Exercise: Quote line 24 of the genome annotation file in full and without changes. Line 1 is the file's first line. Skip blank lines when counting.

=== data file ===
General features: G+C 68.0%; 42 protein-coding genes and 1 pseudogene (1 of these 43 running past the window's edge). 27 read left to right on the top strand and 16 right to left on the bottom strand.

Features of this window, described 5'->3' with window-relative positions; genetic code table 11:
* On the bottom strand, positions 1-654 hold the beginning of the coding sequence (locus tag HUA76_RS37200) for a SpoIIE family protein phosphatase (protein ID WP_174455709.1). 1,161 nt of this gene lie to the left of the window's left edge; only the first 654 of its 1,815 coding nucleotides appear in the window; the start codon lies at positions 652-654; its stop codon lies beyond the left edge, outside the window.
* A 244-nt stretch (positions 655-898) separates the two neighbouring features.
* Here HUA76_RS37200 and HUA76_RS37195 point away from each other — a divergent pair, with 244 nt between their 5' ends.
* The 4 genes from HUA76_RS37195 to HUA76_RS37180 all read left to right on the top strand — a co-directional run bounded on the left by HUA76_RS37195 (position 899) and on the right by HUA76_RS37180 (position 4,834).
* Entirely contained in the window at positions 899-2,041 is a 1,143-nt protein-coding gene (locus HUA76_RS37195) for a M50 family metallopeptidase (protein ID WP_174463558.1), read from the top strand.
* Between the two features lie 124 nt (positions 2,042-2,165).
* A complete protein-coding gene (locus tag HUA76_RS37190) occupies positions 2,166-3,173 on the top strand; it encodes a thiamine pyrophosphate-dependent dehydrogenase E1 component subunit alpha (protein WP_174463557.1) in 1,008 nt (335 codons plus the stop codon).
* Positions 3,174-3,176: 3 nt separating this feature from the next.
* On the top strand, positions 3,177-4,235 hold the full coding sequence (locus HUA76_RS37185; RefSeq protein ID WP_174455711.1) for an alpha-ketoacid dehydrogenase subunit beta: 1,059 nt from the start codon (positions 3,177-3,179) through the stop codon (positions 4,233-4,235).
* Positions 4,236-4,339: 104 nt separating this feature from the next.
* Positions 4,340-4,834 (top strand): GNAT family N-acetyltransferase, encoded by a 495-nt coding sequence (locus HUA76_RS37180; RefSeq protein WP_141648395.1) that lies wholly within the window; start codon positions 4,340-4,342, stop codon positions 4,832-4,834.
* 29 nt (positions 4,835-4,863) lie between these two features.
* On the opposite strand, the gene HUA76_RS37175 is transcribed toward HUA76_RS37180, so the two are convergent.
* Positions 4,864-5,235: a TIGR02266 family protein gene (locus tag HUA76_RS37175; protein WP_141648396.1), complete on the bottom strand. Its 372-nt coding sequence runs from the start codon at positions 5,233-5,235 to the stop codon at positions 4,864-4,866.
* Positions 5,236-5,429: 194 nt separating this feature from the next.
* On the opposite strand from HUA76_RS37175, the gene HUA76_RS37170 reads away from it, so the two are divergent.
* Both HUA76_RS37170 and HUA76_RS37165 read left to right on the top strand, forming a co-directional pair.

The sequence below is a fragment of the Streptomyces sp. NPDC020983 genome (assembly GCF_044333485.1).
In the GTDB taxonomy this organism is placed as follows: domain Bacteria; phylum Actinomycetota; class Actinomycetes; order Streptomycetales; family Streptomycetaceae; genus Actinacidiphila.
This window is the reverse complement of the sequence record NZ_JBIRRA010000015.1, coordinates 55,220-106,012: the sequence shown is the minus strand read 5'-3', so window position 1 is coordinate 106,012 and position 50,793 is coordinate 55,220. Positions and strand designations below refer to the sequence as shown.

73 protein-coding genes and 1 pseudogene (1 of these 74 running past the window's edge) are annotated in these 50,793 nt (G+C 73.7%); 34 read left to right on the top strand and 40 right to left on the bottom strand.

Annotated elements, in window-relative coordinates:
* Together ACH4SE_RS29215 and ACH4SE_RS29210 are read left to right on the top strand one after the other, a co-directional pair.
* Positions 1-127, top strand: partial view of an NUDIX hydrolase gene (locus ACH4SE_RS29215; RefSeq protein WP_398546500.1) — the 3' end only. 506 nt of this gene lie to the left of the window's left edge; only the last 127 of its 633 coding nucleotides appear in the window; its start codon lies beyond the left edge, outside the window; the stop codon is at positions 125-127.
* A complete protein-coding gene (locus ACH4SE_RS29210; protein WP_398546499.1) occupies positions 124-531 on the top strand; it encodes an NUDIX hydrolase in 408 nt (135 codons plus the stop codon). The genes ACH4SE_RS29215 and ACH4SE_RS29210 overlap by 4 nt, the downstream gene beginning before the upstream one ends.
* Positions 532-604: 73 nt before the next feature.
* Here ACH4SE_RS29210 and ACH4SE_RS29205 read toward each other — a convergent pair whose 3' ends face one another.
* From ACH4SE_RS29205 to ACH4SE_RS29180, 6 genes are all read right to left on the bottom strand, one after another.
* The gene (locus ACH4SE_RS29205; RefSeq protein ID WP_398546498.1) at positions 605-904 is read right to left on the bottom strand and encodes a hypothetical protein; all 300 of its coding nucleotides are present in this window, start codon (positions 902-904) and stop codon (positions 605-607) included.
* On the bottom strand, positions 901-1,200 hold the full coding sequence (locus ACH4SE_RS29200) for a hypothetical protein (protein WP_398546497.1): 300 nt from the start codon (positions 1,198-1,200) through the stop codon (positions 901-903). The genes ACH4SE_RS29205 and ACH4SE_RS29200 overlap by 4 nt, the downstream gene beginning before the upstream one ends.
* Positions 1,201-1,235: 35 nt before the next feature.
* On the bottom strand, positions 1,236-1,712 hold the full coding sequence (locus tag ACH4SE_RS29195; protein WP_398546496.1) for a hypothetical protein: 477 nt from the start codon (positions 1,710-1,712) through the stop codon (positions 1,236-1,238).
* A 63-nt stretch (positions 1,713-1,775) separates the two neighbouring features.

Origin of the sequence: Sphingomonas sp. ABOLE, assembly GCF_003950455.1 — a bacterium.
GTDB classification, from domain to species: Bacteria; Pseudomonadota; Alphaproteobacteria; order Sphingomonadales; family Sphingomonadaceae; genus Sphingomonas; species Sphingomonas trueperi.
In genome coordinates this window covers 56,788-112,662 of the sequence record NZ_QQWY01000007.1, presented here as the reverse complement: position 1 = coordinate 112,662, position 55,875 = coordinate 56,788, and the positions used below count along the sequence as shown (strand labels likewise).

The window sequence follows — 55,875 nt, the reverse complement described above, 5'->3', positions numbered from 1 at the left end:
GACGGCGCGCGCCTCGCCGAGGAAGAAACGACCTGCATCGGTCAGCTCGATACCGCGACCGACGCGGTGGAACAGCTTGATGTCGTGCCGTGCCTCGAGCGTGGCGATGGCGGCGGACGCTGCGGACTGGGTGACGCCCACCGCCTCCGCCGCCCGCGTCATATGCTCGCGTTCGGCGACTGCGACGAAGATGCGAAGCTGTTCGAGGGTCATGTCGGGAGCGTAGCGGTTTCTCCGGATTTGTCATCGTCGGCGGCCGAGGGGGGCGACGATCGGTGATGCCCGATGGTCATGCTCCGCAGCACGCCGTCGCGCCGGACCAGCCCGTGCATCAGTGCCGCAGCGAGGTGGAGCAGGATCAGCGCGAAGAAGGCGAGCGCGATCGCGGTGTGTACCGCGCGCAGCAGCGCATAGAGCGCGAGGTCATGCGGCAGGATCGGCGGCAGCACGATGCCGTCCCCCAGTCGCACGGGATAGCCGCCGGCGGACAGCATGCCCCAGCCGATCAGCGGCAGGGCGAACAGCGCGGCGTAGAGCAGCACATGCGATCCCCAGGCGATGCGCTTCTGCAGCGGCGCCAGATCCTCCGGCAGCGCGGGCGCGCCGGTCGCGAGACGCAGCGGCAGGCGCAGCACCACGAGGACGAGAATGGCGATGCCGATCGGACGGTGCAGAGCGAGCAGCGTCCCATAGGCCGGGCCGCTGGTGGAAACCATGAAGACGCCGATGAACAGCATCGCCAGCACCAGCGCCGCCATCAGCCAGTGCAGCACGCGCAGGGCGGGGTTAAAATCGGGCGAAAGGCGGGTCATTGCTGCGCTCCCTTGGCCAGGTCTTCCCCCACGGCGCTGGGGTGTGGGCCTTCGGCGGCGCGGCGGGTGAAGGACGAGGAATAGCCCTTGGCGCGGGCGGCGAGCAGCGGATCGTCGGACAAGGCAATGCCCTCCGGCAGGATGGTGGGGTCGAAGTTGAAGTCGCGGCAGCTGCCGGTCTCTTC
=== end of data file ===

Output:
Annotated elements, in window-relative coordinates: